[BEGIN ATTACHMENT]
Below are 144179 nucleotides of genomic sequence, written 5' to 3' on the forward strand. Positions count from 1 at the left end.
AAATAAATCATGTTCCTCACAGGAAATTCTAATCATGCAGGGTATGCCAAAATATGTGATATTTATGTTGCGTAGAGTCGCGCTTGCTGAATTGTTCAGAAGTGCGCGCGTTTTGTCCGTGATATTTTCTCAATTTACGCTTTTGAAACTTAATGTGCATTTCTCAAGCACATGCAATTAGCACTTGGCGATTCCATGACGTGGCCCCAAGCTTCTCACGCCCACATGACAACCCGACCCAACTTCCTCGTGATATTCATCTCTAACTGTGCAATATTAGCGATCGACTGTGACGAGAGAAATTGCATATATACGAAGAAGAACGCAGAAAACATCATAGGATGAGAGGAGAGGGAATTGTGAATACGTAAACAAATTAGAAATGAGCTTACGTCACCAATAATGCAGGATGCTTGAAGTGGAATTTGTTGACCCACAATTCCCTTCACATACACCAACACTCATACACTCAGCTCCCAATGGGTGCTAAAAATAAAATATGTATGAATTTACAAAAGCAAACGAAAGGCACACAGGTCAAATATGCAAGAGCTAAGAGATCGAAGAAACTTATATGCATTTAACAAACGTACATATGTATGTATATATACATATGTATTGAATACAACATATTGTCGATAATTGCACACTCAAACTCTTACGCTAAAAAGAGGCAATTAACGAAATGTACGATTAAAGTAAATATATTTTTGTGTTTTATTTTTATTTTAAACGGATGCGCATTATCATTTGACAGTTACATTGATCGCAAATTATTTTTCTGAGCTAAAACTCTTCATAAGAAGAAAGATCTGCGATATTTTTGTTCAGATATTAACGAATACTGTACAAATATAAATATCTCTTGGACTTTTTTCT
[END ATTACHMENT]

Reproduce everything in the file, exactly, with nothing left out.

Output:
Below are 144179 nucleotides of genomic sequence, written 5' to 3' on the forward strand. Positions count from 1 at the left end.
AAATAAATCATGTTCCTCACAGGAAATTCTAATCATGCAGGGTATGCCAAAATATGTGATATTTATGTTGCGTAGAGTCGCGCTTGCTGAATTGTTCAGAAGTGCGCGCGTTTTGTCCGTGATATTTTCTCAATTTACGCTTTTGAAACTTAATGTGCATTTCTCAAGCACATGCAATTAGCACTTGGCGATTCCATGACGTGGCCCCAAGCTTCTCACGCCCACATGACAACCCGACCCAACTTCCTCGTGATATTCATCTCTAACTGTGCAATATTAGCGATCGACTGTGACGAGAGAAATTGCATATATACGAAGAAGAACGCAGAAAACATCATAGGATGAGAGGAGAGGGAATTGTGAATACGTAAACAAATTAGAAATGAGCTTACGTCACCAATAATGCAGGATGCTTGAAGTGGAATTTGTTGACCCACAATTCCCTTCACATACACCAACACTCATACACTCAGCTCCCAATGGGTGCTAAAAATAAAATATGTATGAATTTACAAAAGCAAACGAAAGGCACACAGGTCAAATATGCAAGAGCTAAGAGATCGAAGAAACTTATATGCATTTAACAAACGTACATATGTATGTATATATACATATGTATTGAATACAACATATTGTCGATAATTGCACACTCAAACTCTTACGCTAAAAAGAGGCAATTAACGAAATGTACGATTAAAGTAAATATATTTTTGTGTTTTATTTTTATTTTAAACGGATGCGCATTATCATTTGACAGTTACATTGATCGCAAATTATTTTTCTGAGCTAAAACTCTTCATAAGAAGAAAGATCTGCGATATTTTTGTTCAGATATTAACGAATACTGTACAAATATAAATATCTCTTGGACTTTTTTCT